The story of the single mom who adopted a 7-year-old from Russia, then sent him back unaccompanied on an international flight with a letter that said—essentially—“I’m sending the defective goods back” has been reverberating through the news and the adoptive community for the past week.
I’m trying to organize my thoughts here, so I think I’ll do it bullet-point wise while I’m organizing.
- They had had the boy for six months. Um. Okay; everything I’ve read says that it takes the child being in a family as long as the child has been in an institution for any real attachment to take place. Six months is no time at all in terms of family growth and re-settlement and stability and and and…
- The adoption agency in the U.S. had been doing the follow-up visits and reported no problems at the last visit, which was about a month ago.
- Russia is angry. Well, dammit, they’ve been angry about a series of adoption-related issues over the past few years; what does it take to (a) have them realize that good and solid information about a child’s behaviors and issues is needful and necessary for a safe and stable adoption situation; (b) have them decide there are serious problems with the current Russian-international adoption approach and figure out how to change it; (c) have them just decide to shut down the international adoption program entirely?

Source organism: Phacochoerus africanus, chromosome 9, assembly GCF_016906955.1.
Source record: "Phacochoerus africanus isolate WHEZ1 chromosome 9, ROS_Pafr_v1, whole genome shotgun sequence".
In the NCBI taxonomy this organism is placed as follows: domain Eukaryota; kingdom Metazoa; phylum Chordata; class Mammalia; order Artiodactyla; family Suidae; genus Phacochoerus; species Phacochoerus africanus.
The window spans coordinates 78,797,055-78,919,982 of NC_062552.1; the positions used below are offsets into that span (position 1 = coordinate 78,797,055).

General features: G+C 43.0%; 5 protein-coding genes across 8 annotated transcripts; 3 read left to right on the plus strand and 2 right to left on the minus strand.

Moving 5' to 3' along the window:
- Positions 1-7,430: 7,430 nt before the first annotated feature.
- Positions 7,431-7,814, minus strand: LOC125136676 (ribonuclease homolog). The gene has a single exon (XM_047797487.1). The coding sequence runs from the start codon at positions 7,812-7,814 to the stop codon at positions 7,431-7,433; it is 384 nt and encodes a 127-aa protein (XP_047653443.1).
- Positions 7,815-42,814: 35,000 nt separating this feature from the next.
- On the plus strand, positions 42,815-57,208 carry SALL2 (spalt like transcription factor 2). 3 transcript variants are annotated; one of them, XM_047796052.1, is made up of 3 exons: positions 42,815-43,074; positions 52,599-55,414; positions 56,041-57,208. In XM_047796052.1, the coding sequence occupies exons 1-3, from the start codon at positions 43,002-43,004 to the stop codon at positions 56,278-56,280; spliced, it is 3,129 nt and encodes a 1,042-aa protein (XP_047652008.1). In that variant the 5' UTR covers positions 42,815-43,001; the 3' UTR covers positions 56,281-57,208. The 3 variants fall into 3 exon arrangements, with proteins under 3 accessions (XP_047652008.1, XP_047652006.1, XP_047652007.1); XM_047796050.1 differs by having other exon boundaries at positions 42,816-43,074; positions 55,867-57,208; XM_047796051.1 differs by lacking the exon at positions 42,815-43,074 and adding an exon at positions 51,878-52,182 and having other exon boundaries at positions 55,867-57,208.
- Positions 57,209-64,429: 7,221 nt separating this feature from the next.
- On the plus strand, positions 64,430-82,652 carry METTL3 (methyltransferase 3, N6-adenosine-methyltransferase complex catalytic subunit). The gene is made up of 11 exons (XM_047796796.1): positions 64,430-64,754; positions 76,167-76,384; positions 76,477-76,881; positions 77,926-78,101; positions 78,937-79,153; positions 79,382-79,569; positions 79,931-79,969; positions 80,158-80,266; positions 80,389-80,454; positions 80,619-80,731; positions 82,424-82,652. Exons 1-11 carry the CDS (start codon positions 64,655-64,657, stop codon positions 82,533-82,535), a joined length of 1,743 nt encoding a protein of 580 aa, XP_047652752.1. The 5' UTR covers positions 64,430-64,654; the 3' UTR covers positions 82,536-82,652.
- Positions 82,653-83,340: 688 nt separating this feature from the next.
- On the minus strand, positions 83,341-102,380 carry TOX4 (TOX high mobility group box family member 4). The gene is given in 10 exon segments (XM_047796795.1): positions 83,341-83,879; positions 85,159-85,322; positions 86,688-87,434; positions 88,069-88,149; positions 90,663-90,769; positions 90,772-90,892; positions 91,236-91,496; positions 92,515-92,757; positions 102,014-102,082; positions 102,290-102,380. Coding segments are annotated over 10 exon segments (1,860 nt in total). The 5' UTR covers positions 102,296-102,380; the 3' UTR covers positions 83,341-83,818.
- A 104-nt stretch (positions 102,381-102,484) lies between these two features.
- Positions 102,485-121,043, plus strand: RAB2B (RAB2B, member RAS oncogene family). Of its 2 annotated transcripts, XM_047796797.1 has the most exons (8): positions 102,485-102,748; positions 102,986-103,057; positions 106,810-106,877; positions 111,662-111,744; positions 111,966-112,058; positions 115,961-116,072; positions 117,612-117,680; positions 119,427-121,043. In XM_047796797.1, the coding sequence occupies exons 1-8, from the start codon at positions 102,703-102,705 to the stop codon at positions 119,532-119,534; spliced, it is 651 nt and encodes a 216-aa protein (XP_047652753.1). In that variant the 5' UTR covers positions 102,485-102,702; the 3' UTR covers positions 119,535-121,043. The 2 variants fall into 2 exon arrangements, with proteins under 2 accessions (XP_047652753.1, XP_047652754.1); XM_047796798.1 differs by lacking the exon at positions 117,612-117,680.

Now, a lot of folks are faulting the adoption agency for approving this woman for adoption. The adoption agency in question is actually used quite often by families in Alaska for adoptions from China, and they have always had good “cred” in the Alaska FCC mailing list.
I’ve read their “questions and answers” sheet about the case, and, reading between the lines, it sounds like this woman never asked for help. In addition, the agency claims that they have always found another family for a child who is not a “good fit” with the family that adopts him/her.
Why didn’t this woman ask for help???
Was she unprepared?
Well, supposedly she had ten hours’ worth of training in the ins and outs of international adoption.
Okay. First off, ten hours isn’t shit. It’s what’s required by law, but it’s still not shit. Not for something like adoption. Period. Oh, we had that same ten hours of training ourselves, via videos from our out-of-state adoption agency. Even so, even though it’s a lick and a swipe at the potential issues that can crop up in adoption, it certainly mentioned the worse-case scenarios multiple times.
At which point, we went online and researched it for ourselves.
Well, actually, we had gone online and researched it for ourselves long before we got those videos. We joined email lists. We read up on attachment issues. We read up on ways to foster attachment. If we had been adopting an older child, we would have researched ideas for fostering attachment in older children. We talked and talked and talked about these possibilities.